Mathematics impacts all aspects of our lives, from the prices we pay for groceries at our local supermarket to identifying weaknesses in cell phone security. The study of mathematics involves both abstract reasoning and practical application. The person who obtains a degree in mathematics possess knowledge and skills that are applicable in a wide range of career areas, not just those with a strict math focus. Mathematics is used to solve problems in business, economics, engineering, science, and more.
Mathematics is one of NHTI’s programs in the STEM fields (Science, Technology, Engineering and Mathematics). According to the US Department of Commerce, STEM occupations are expected to grow by 17% through 2018 and STEM workers command earnings 26% more than their counterparts in non-STEM occupations. STEM jobs grew 7.9% from 2000 to 2008, for example, while non-STEM jobs grew just 2.6% during that time. Also, STEM workers earn more, from 12 – 60% more, than their counterparts with similar levels of education.
Visit NHTI’s Mathematics Department for information on degree and course offerings.
- Career Paths for This Major
- Skills Developed Through This Major
- Sample Career Titles
- Sample Employers
- Ways to Explore and Reality Test Careers
- How to Increase Employability
- Professional Association Links
- Employment and Internship Links
When you graduate with this major, you will have varied career options that depend upon your specific interests, abilities, work values, and experience in the field. Some key considerations include the nature of your math interests (abstract or concrete) and the extent to which you wish to emphasize math in your career. Some careers — like actuary, operations research analyst, or statistician — have a heavy math focus. Other careers use math in combination with skills and knowledge from another area, such as computers, medicine, education, and business. The information and links below are meant to help you begin to consider and explore a broad spectrum of math-related career possibilities.
- problem solving;
- abstract and logical thinking;
- programming skills;
- attention to detail;
- ability to work independently;
- reasoning ability;
- numerical analysis, interpretation, and application.
These titles include positions that you may qualify for with this associate’s degree:
- Payroll Coordinator
- Bank Teller
- Computer Technician
- Insurance Sales Person
- Accounts Payable and Receivable Clerk
- Math Tutor
These positions require a bachelor’s degree and beyond:
- Applied Mathematician
- Budget Officer
- Computer Programmer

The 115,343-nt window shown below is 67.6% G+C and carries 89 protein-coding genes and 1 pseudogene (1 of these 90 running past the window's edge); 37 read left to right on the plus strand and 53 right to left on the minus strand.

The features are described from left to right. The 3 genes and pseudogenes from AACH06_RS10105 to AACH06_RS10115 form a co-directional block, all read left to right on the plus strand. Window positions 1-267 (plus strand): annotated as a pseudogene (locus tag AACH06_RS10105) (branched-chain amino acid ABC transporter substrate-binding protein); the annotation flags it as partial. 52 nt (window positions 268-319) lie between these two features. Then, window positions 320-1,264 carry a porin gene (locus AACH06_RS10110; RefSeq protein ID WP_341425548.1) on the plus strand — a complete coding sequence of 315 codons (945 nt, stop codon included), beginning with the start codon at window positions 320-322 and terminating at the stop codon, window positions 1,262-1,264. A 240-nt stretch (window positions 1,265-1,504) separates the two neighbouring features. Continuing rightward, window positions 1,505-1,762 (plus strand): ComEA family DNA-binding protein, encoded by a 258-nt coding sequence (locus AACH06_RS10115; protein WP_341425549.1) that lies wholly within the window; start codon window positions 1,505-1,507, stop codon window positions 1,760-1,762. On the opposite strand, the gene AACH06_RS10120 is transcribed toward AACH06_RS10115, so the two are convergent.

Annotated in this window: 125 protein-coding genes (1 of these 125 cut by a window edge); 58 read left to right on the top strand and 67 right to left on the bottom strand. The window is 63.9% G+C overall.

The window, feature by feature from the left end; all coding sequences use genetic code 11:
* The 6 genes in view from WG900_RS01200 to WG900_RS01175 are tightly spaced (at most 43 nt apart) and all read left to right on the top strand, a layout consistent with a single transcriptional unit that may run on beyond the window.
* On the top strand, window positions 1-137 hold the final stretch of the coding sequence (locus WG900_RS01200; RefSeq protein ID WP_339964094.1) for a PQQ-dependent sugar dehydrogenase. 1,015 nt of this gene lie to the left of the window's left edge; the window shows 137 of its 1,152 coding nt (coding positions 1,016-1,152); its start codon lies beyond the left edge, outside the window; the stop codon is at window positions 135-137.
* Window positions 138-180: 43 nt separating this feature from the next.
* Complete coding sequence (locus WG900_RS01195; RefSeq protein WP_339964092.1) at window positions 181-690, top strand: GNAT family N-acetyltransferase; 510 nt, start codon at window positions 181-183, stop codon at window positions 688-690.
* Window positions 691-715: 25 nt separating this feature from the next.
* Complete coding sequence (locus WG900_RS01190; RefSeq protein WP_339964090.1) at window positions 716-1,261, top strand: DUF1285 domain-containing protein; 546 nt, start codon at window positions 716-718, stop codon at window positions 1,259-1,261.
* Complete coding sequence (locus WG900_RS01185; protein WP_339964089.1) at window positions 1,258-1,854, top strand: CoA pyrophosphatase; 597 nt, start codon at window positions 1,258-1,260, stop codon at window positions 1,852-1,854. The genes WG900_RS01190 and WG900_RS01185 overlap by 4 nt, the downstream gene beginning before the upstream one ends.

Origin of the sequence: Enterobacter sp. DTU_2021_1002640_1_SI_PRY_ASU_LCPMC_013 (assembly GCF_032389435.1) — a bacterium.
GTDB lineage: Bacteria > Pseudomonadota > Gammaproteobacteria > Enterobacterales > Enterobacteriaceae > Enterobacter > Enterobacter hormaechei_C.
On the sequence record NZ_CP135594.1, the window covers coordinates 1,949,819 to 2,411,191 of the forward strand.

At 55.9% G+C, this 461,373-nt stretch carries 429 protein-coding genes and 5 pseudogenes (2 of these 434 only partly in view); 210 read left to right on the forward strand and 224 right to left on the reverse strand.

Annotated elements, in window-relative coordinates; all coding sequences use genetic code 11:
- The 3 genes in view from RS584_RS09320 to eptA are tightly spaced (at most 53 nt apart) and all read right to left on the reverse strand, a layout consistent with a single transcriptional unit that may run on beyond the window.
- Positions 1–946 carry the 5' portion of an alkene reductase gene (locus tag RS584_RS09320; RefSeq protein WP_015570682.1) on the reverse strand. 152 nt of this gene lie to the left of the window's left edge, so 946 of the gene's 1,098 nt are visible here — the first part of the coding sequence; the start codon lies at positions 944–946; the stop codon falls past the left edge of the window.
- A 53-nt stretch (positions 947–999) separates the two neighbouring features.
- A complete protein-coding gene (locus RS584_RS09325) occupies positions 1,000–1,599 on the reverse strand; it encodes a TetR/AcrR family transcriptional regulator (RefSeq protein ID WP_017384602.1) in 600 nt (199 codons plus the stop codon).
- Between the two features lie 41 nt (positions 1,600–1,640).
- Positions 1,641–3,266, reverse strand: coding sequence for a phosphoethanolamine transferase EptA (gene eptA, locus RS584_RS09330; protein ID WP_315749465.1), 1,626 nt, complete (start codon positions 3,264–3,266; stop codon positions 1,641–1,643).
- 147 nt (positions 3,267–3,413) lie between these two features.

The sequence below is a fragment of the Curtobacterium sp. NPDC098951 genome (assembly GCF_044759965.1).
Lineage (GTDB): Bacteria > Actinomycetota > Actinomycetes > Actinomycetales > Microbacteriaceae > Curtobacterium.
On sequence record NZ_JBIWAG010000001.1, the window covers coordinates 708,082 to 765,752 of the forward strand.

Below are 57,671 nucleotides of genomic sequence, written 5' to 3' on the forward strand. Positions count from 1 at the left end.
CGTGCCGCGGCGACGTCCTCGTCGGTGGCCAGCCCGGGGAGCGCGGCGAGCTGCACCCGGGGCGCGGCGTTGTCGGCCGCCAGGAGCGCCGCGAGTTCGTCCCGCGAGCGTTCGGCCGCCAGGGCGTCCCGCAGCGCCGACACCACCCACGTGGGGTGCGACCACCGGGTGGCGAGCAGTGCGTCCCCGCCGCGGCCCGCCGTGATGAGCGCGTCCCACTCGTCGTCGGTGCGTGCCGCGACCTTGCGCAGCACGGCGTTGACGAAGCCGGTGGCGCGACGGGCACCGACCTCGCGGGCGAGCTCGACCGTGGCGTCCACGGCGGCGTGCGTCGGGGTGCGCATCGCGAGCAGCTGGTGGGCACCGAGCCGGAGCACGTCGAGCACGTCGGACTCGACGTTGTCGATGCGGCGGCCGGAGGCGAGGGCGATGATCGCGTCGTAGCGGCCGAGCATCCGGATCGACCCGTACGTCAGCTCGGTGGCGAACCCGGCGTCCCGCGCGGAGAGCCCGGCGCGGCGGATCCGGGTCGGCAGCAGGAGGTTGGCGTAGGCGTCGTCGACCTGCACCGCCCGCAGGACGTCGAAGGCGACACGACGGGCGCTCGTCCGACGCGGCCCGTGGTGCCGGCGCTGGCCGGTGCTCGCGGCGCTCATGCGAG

- Computer Administrator
- Cost Estimator
- Engineering Technician
- Financial Advisor
- Financial Analyst
- Environmental Scientist/Specialist
- Market Researcher
- Math Professor (Post-Secondary)
- Math Teacher (K – 8 or Secondary)
- Math Technician
- Operations Research Analyst
- Purchasing Agent
- Real Estate Appraiser
- Software Designer/Developer
- Systems Analyst
- Tax Administrator
- Technical Writer
- Aerospace Industry
- Computer Hardware and Software Firms
- Public and Private Schools
- Colleges and Universities
- Engineering Firms Insurance Agencies
- Research and Development Firms
- State and Federal Government
- Banks and Financial Investment Firms
- Business and Industry
- Technical Journals
There are four key ways to explore your favorite career interests…through reading, through speaking with those in the know, through observing and through doing. Use the link(s) below to begin exploring major related careers through ‘reading’. Go to the Exploring Career Interests link to get tips on all four key exploration strategies.
- Math at Work: Using numbers on the job
- Operations Research Analysts
The following occupations may need additional skills and academic coursework.
Additional sources of information for this major include:
- NHTI Faculty, Academic Advisors, and Environmental Science Department resources.
- Professionals who are working in the field
- Professional Associations (see below)
- Become an active student member of college, community, or professional associations, which helps you build leadership skills and promote connecting (networking) with fellow professionals.
- Obtain quality practical experience prior to graduation through part-time, full-time and summer employment/internship positions related to your targeted field.
- Participate in volunteer and service learning opportunities.
Professionals who do work related to this major belong to these associations. You can use the links below to do career research and to connect with local association members. You may also be able to join an association of interest, at a reduced rate, as a student member.
- American Mathematical Society
- Society for Industrial and Applied Mathematics
- Mathematical Association of America
- Military Operations Research Society
- American Statistical Association
- Society of Actuaries
- Computing Research Association
Search job posting sites for employment opportunities related to this major (including our own homegrown NHTI job posting site – see the first link).
- NHTI Job Posting Site
- National Council of Teachers of Mathematics (career and employment information for math educators)
- Mathematical Sciences Career Information (career information from the American Mathematical Society, Mathematical Association of America, and Society for Industrial and Applied Mathematics)
- Sloan Cornerstone Career Center (career opportunities in science, technology, engineering, mathematics, computing, and healthcare)
- Career Resources from the Association for Women in Math
- Young Mathematicians Network (career and employment information for college math students and recent graduates)
- Institute for Operations Research and the Management Sciences (career and job resources for math majors interested in operations research and management)
- American Mathematical Society Employment Listings
- Who Hires Math Majors
- Actuary Jobs